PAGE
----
BK: As the “add a photo” feature is still unavailable at Cinema Treasures, the best way to share scans of your photos is to post them at a free hosting site such as Flickr and then link to them from here.
I used to recommend other hosting sites such as Webshots and Photobucket, but Flickr now has the advantage of providing many social networking features so that you can, for example, add your pictures to special interest pools for such things as movie theatres, Los Angeles architecture, and such.
I have a vague memory of having read in a magazine or newspaper article forty or so years ago that the two extra aisles in the Los Angeles Theatre were converted for seating during the boom years of WWII, when many downtown theatres remained open 24 hours and still had full houses for may performances. I know that some movie theatres had their orchestra pits covered over to provide more room for seats during that time.
This photo shows that the aisles were about wide enough for two additional seats per row. I would suspect that, to minimize the cost of the change, the existing seats would have been left in place and the new seats would have simply been bolted into the rows (probably after the removal of the decorative end-pieces on the seats adjacent to the aisles), adding only one additional armrest between them, but I don’t know for sure. Of the 150 or so images of the theatre in the 9 folders in the state library collection (search “Los Angeles Theatre”), all are from the period before the change.
As for the prism device in the basement lounge, I know it wasn’t working in the early 1960s, when I went to the theatre frequently. The restaurant was gone by that time, too, but I remember the aisle-side lighting strips still glowing. They were blue.
As far as I know, nobody has ever come up with a satisfactory descriptive term for the style of the Paramount, or for the many other movie palaces which sported unique combinations of historic styles that were often supplemented with additional stylistic inventions by their architects or decorators. The terms “exotic” and “eclectic” both come to mind on viewing such designs, but neither seems to me fully adequate.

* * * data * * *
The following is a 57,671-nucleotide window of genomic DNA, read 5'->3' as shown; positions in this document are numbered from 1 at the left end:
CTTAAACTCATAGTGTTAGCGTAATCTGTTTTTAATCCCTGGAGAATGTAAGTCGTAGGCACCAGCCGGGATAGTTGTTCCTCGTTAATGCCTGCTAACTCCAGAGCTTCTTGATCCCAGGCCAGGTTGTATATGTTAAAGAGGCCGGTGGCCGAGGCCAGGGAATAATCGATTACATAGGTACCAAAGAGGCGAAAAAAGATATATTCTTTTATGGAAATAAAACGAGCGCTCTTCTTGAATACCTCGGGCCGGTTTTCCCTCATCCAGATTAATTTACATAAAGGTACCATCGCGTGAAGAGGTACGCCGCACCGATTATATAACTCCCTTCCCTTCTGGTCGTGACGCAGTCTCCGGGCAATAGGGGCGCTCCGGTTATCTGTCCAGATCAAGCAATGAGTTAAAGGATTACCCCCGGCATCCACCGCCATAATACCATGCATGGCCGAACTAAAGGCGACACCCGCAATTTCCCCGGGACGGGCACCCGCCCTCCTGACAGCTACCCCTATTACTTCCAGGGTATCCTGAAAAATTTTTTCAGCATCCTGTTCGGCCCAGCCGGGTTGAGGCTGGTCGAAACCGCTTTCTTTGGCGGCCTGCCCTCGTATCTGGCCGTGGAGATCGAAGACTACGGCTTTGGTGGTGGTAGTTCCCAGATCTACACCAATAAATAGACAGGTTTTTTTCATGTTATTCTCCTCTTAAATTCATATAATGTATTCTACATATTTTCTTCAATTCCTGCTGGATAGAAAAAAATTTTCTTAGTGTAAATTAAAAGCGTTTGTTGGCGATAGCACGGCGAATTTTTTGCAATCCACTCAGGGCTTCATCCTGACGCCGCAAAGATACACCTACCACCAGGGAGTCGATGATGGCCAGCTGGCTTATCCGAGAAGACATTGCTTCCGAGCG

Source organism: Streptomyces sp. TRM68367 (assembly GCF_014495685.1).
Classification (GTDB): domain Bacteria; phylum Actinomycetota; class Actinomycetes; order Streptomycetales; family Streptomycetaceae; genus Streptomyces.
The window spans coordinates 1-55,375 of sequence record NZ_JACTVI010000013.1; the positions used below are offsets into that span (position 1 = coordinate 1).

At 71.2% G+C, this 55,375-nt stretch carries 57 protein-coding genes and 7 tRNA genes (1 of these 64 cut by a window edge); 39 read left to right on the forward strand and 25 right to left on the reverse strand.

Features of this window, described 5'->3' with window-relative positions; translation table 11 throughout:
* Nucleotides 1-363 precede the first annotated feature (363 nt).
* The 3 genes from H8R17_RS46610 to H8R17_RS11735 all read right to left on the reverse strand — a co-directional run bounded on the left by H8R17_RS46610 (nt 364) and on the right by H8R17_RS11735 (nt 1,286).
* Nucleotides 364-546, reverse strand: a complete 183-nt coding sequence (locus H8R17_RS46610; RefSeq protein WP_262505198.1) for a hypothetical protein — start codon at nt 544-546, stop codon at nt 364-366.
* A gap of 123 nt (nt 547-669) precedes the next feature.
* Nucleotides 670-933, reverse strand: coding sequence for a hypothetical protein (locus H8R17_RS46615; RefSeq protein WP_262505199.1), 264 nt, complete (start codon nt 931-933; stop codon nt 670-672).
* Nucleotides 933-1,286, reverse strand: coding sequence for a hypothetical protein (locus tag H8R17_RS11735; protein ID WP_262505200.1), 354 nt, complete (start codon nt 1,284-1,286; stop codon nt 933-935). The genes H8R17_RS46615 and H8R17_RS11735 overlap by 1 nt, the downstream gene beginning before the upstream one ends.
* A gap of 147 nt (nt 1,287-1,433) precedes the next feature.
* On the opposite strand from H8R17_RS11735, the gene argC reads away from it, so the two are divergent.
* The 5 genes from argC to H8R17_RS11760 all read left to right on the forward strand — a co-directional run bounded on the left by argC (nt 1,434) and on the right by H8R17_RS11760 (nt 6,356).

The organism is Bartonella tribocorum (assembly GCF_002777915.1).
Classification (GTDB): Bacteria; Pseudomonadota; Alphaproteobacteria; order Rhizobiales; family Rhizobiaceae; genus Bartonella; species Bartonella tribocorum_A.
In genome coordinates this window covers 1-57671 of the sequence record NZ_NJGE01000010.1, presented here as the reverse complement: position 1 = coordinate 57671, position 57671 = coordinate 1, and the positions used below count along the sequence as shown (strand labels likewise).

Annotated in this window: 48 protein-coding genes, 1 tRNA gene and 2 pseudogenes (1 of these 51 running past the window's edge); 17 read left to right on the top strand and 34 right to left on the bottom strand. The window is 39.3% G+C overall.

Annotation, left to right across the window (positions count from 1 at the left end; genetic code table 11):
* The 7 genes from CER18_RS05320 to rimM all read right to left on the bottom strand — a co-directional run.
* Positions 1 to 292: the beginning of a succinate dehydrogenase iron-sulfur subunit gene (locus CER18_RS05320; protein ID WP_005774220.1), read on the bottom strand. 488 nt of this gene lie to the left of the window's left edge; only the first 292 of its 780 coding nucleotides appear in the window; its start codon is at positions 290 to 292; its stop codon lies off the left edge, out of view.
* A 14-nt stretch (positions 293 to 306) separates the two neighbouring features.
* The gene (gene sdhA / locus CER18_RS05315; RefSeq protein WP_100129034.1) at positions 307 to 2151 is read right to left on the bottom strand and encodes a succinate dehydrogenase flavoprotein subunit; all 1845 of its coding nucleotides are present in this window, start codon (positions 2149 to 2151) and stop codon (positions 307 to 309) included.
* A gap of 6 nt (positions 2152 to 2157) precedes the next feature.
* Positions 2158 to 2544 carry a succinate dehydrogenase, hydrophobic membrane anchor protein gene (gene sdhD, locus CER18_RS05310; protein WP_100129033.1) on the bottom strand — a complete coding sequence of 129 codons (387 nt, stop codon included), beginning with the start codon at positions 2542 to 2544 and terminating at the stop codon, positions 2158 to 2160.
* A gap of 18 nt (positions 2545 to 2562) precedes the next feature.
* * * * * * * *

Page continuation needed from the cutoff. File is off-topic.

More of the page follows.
The problem with calling the Paramount’s style either East Indian or Oriental is the same as the problem with calling it Mission (which was how it was originally described on this page); the majority of its elements would be unrecognizable when compared to the elements of buildings actually built in East Indian or other oriental styles. Too much is left out of the conventional terms.
The Paramount’s design did, in fact, share some elements in common with Mission style as it was conceived by the late 19th century followers of the Arts and Crafts movement (rough, somewhat crude finishes, for example, and murals- by Woollett himself- evoking Spanish and Mexican California), but these elements were subsumed in the overall stylistic frenzy.
I’ve always been dissatisfied with the term Art Deco being applied to the Paramount as well, but the more photos I’ve seen of it the more it does appear- both inside and out- to be characteristic of the early 20th century stylistic experimentation with an eclectic mix of exotic styles and modernist, machine-age fantasies which eventually produced what came to be called Art Deco. Still, calling the Paramount “Art Deco” outright further stretches a term that is already used too broadly.
But I do think that the style could be accurately (though incompletely) described as proto-Art Deco, and that the building can certainly be recognized as kin to such acknowledged Art Deco architectural icons as Buffalo City Hall, which was built a decade later.
It would be interesting to know what William Lee Woollett called the style, but I’ve never found any of his published articles- only citations of them in the California Index. I believe that his grandson, Joseph L. Woollett, may still have a practice in Orange County, California, he being the fourth generation of Woolletts to follow the profession of architecture. Perhaps he would know? One thing he would undoubtedly know, by the way, is that Cinema Treasures misspells his family name as Woolett. It’s spelled Woollett, with three double letters.
I see there was a bar conveniently located adjacent to the Lido in 1945. The Ruby Room. I wonder if they sold wine made from tender grapes? Many of the Lido’s patrons probably needed a drink after seeing that sappy movie. The other feature, Wonder Man, might have left many of them already giddy, though.
I can’t find current movie listings for this theatre on the Internet. Is it still open?